Exmoor Ponies rescue the Exmoor Pony Project – with their compost!

After Covid restrictions obliterated normal income streams for the Exmoor Pony Project, it is the Exmoor ponies themselves who have galloped to the rescue – with their compost. Exmoor National Park Authority has now awarded a Partnership Fund Grant to help Exmoor Compost evolve a production process. 

Exmoor Pony Project founders Nick and Dawn Westcott, who farm on the National Trust Holnicote Estate in Porlock Vale, saw their 2020 plans for pony workshops, talks, events and activities dashed with the lockdown in March and Dawn found herself falling through the gaps with the Government’s Covid support. 

“As a self-employed author channelling income to run the Exmoor Pony Project, which is a conservation project rather than a business, I didn’t meet the ‘criteria’ for Central Government grant support and found myself one of the millions of ‘ExcludedUK’. We have over 30 Exmoor ponies, including orphans, from various moorland herds in our direct care and their management must be maintained yet the overheads continue regardless. When income streams disappear just like that, those costs put immense much pressure on the farm.”

Of course, caring for a large herd of Exmoor ponies also produces a large amount of manure, which the Westcotts have discovered has slowly matured into excellent compost. 

“Earlier this year, when I established our kitchen garden, Nick suggested I try some of the pony compost. It was superb stuff and, in June, after hearing there was a shortage of good compost in the area, we offered some bags of Exmoor Pony Multi-Purpose Compost as a fundraiser for the pony project, hoping local gardeners would give it a try. We soon found ourselves delivering bags across the area, from North Devon to the Quantock Hills. We’ve had great feedback from gardeners and, importantly, significant repeat orders already.”

The Westcotts are evolving a preparation and screening process that is resulting in a dark, friable, easy to handle compost that keen gardeners describe as ‘black gold’. Anne Lawton from Minehead said, “It’s the most fabulous black crumbly compost ever. Highly recommended and it’s supporting Exmoor ponies, who are the producers of this wonderful stuff.”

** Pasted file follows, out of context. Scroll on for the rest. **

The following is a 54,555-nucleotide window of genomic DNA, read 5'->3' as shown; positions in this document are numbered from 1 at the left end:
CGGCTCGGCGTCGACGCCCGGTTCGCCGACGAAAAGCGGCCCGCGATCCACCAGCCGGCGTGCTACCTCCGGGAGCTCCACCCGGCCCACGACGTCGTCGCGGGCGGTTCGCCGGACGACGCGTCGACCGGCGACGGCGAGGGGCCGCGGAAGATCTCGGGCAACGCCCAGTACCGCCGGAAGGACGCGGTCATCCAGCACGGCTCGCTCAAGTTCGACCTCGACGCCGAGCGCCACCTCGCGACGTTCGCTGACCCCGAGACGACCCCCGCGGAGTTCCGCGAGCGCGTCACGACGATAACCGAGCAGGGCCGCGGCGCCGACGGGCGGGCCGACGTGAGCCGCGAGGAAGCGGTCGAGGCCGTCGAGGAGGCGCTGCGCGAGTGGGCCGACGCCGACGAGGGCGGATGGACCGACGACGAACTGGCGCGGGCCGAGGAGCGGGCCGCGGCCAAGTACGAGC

Since June, over 1,000 bags of the compost have been sold and the Westcotts are hopeful that their new Exmoor Compost venture will develop to help maintain the Exmoor Pony Project for the long term. 

“It’s rather lovely that the ponies themselves are providing the means to contribute to their own care. This year is all about survival and these ponies are certainly survivors – many of them would not be here without this project. They’re already benefiting from the compost sales and we’ve been able to buy a paddock sweeper to keep their grazing areas clean – as well as to more efficiently collect manure for future compost.” 

While the couple have sourced and even built some of the equipment and machinery needed to process the compost, some big items remain to be purchased. 

“We’re very fortunate that the Exmoor National Park Authority is awarding Exmoor Compost a £2,500 grant from the Partnership Fund to help us acquire some vital equipment over the next few months. This includes a bag sealer and compost turner. At the moment we’re still bagging, writing out and tying the bags by hand. The grant is a great help at a critical time.

“We’re excited to be farming in this way to help safeguard the endangered Exmoor pony breed and also provide an important, sustainable local resource for gardeners and growers across the area. It’s good to be doing our bit for the environment and we appreciate everyone who is helping us to turn a Covid nightmare into something positive.”

Dan James, Sustainable Economy Manager at Exmoor National Park Authority, said, “We are pleased to be able to support this innovative idea to not only support the work of the Exmoor Pony Project but also to recognise the enterprising nature of many organisations across Exmoor. We initially gave a grant to the project from our Covid-19 Response Fund and have now awarded this Partnership Fund grant in a bid to sustain the  Exmoor Pony Project into the longer term. Our Partnership Fund this year is prioritising applications from not-for-profit groups for project ideas that can help to look after the National Park, engage  people with its special qualities and help with the area’s recovery from the impacts of Covid-19. We wish the Exmoor Pony Project and Exmoor Compost scheme well in the future.”

More information can be found at www.WildPonyWhispering.co.uk. 

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